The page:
BAP takes a similarly realistic tone towards the domesticating qualities of technological living, but he offers a solution – and a constructive solution, when contrasted with men like Ted Kaczinski and even the (slightly) more stable J.M. Greer. This is what gives itself as the appearance of raw vitalism in his work: the total self-reliance of the Bronze Age man, who had just enough technology to hone him into Homo culturus but not enough to become Homo domesticus. Here, the relationship between man and technic becomes purely aesthetic – that which augments the naked beauty of mankind, which brings it into contrast and bestows on it the radiance that is native to Beauty, this is salvic. That which obscures the same, greys it out and dulls it, is damning. 

This is where Spengler and BAP overlap most heavily. Technics is far more than mere machinery to Spengler; it is the manifestation of the human soul that is only possible in the ever-externalizing Western (“Faustian”, with all the implications that carries) humanity. Faustian man is self-devouring in a way no other civilization has ever been, and in his constant quest to grasp all things, manifests even the metaphysical into a material, tangible form. The more he empties himself, the more he loses control of himself, and every action, from the personal to the social, becomes more necessary and less free. In both the political revolutions and the technological revolutions of the last 250 years, Spengler sees Goethe’s Zauberlehring, who can no longer control the spirits he has summoned.  (The American vision of this perennial European myth is portrayed by Mickey Mouse in Disney’s Fantasia, which is perhaps a more succinct and accurate statement on America’s place in Western Culture than anything Spengler, BAP, or anyone else has written.) Man either enslaves this spirit he has made manifest, becomes a slave to it, or destroys it; because of the deep tragic flaw in Western man, it is unlikely that any but the second outcome is truly possible for the culturally geriatric Occident. BAM assumes this —  and offers instead a fourth option, namely to transcend it by changing, if you will forgive the cliche, the paradigm. BAM aspires to be post-Faustian for a Faustian audience, and this is at the root of why it is misunderstood.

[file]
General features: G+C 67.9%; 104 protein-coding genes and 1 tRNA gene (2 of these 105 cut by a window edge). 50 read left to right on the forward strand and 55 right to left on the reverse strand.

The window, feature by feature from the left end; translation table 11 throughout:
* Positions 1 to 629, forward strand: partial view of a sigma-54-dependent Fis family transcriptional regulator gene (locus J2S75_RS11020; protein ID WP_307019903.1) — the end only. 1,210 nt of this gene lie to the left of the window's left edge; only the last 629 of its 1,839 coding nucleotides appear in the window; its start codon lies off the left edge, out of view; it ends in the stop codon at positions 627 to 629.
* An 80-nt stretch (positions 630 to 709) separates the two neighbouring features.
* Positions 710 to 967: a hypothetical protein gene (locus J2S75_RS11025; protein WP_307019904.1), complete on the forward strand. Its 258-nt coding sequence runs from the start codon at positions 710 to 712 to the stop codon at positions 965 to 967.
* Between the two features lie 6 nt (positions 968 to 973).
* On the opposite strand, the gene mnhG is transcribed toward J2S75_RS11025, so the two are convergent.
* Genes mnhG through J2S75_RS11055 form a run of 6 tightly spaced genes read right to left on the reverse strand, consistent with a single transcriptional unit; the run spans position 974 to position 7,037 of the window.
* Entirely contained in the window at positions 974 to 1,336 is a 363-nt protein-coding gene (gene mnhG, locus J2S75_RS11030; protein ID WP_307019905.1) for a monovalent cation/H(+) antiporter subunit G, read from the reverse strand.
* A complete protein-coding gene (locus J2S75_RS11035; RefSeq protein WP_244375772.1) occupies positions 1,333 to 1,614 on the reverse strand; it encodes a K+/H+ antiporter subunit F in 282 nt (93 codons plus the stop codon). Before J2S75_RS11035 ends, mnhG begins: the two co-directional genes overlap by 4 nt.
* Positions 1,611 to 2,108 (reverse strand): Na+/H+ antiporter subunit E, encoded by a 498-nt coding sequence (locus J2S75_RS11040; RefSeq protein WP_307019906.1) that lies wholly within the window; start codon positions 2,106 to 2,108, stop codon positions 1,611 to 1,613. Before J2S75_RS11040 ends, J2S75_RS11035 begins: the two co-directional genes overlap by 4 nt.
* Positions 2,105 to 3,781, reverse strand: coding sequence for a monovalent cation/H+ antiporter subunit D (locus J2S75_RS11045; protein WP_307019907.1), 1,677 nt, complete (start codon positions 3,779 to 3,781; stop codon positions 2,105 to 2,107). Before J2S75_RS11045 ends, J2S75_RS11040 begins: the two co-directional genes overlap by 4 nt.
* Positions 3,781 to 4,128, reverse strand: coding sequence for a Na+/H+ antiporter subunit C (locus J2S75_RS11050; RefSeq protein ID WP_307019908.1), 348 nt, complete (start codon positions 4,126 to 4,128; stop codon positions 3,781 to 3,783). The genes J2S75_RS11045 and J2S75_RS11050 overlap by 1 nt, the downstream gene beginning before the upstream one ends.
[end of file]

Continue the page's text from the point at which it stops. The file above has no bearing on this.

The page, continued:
Thus there exists at least one reading wherein a Spengler-BAP-Dostoevsky axis turns this entire ideology, and that holds far and away greater attractiveness to BAP’s audience than the power fantasies of the Nietzschean Overman — constructed, ideological, rebellious, an Overman can only be created by a domesticated, comfortable, bent-necked race belonging to an age of sickening optimism. Nietzsche saw the future of the bugworld, and spat at it, but he could not prevent it or offer a real alternative to it, and so embraced it as fait accompli, but called it amor fati. BAP does not preach the Overbugman; though the ideology of Overman taints the Bronze Age Mind and creates a ripple in the aesthetic, and creates the ideologues who wish to make tangible the intangible World-feeling of the Bronze Age Mind. The Overbugman is a worshipper of vitalistic ruins, a felaheen curator convinced that his museum is actually a time machine. Anton takes on the role of an Overbugman, like many of the BAPists who fawn sloppily at the feet of their vitalistic man-god with an Eastern European accent and dutifully salivate at the masculine form he carnalizes on Handsome Thursday.

The Flanderisation of the American Mind

The unspoken prophecy of BAP’s Zarathustra is that Conservatism is dead, and we have killed it. When Sir Roger Scruton passed away in January, the last Conservative voice was silenced; the remaining elements are lost souls wandering a political landscape they no longer recognise or understand or the post-conservative right, desperate for a genuine conflict to prove themselves, “as gold is proven in fire.” Conservatism, deeply rooted as it is in a Late Western understanding of man and his relationship to the new Technical world, cannot survive the implosion of its necessary adversary. The Lukewarm Liberal gilded in Imperial grandeur eventually gives way to the morlock ideologues of war-mongers (the Neoconservative) or the eloi maternalists seeking to lift up the unwashed from the filth of their ancient cultures into the pristine sterility of consumption (the Neoliberal). In the Post-Liberal, which is to say, Post-Western, world, there are but these two remnants of that New World Order so many post-Conservative rightists fear.